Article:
I am with you always until the end of this world - Jesus (Matthew 28:20).

Preach the Word in season and out of season reproving, rebuking or advising always with patience and providing instructions (2 Timothy 4:2).

Do not fear, Mary, for God has looked kindly on you (Luke 1:30).

Anything worth doing is worth doing poorly. - G. K. Chesterton

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Saturday, November 22, 2008

My Gospel Reflections for Sunday: November 23, Matthew 25:31-46. (Solemnity of Our Lord Jesus: Christ the King)

My Reflections:
Today we celebrate the Solemnity of our Lord Jesus, Christ the King. This is how we celebrate this solemnity in our parish. After the 5:30 pm anticipated Mass our Pastor will expose the monstrance with the Blessed Sacrament for the Parish organization and the parishioners to adore. It will be exposed until the next early morning. Then, at exactly 4:30 am, the parish community will have a procession. The Priest will carry the monstrance with the Exposed Blessed Sacrament inside it. We will be accompanying Jesus by carrying a golden white cloth above the Blessed Sacrament. I think this serves as a symbol of respect and veneration for Christ our King.

In the gospel, Jesus created a narrative on how the King separated the sheep from the goats, the sheep was on His right and the goats were on His left. Then the king will say to those on his right, 'Come, you who are blessed by my Father. Inherit the kingdom prepared for you from the foundation of the world. For I was hungry and you gave me food, I was thirsty and you gave me drink, a stranger and you welcomed me, naked and you clothed me, ill and you cared for me, in prison and you visited me.’ Then the righteous will answer him and say, 'Lord, when did we see you hungry and feed you, or thirsty and give you drink? When did we see you a stranger and welcome you, or naked and clothe you? When did we see you ill or in prison, and visit you?’ And the king will say to them in reply, 'Amen, I say to you, whatever you did for one of the least brothers of mine, you did for me.’

Christ kingship is already here and now and He resides in our hearts and minds once we emulate the actions of those on His right. When we feed those who are hungry and thirsty, welcomed a total stranger on our doorstep that badly needs our help, when we care for the sick regardless if we know them or not. When we visit those in prison, when we forgive those who have wronged us no matter how deep the wound that they have inflicted upon us. When we do all of these we embrace Jesus with our whole being and His kingdom is already within us. Sometimes we may wonder; why am I doing all these Good thing to my fellowmen? We are doing this for the simple reason that we have already allowed Jesus to reign within us.

Those on the Kings left (goats) have actually not committed any sin but they were simply insensitive to the plight of those who were hungry, those who were in need of their help, those who were sick, those who were in prison and those who were in need of their forgiveness. Those who are insensitive (this may include us) have not yet tasted that heavenly feeling of Christ Kingship.

The Kingdom of Christ is already here and now, some of us feel His Kingship deep in our bones, some of us are simply numb of His Kingship for we are insensitive…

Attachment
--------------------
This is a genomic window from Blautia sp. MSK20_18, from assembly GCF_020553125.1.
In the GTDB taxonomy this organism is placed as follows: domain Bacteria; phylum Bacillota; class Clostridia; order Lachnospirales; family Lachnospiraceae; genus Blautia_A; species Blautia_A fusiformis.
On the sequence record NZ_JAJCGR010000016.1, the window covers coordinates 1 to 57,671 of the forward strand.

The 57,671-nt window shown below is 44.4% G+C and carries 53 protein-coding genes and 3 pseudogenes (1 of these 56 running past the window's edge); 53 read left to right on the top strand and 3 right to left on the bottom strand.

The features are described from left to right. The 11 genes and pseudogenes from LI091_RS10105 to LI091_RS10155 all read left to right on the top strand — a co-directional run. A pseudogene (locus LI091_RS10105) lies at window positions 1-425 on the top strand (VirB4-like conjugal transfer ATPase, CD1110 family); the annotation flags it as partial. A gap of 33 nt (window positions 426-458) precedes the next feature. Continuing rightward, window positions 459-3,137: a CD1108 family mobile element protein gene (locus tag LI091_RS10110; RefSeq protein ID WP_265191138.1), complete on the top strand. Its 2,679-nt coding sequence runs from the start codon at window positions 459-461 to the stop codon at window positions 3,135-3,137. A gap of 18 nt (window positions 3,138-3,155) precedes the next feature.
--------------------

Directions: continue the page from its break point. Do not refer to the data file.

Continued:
Saturday, November 15, 2008

My Gospel Reflections for the 33rd Sunday in ordinary time. November 16, Matthew 25:14-30 (The parable of the talents)

My Reflections:
There were three servants who were entrusted with talents by the Master who went on a journey. The first servant was given five talents, the second two and third one. The talents were given to them according to their abilities.

After a period of time the Master came back and settled accounts with them. There were no problem with the first two for both of them were productive, they were able to exactly follow what the Master wanted them. However, this is where the trouble started for the third servant for he was not productive with the talent that was given to him. The Master was so angry with him that He lectured him that it was much better if he had put the money in the bank so that it could have earned interest. Then, he was punished. The talent was taken from him and he was banished into the darkness outside, where there was wailing and grinding of teeth.

What a frightening punishment for the unproductive servant, if only he risked in doing business with the one talent that was given him. He could have avoided the embarrassment and the chilling punishment.

What does this gospel say about us? About our talents that we choose to keep to ourselves rather than share it with the church and our fellowmen. Some of us are just content to just come and go to the church every Sunday for Mass and give money during collection. We think that this is already enough. But if only we are sensitive to the needs of the church we will notice that from time to time it announces its need for parishioners to share whatever talents that they can share to us people of God.

You may have the talent for singing, why not join the choir? You may have the charism for service; why not join the Mother Butler or any other community oriented organization in the church. You may have the talent for teaching, why not join the catechist? And so on and so forth.

Let us learn to share the talent that we have to our church and to our fellowmen so that it will grow and bear much fruit in the hearts and minds of our fellowmen. Let us share it not because we are afraid of the punishment that may befall us if we will not. Let us share our talents out of our love for Jesus and for all of humanity that He loves so much.

Are we now willing to share our entrusted talents?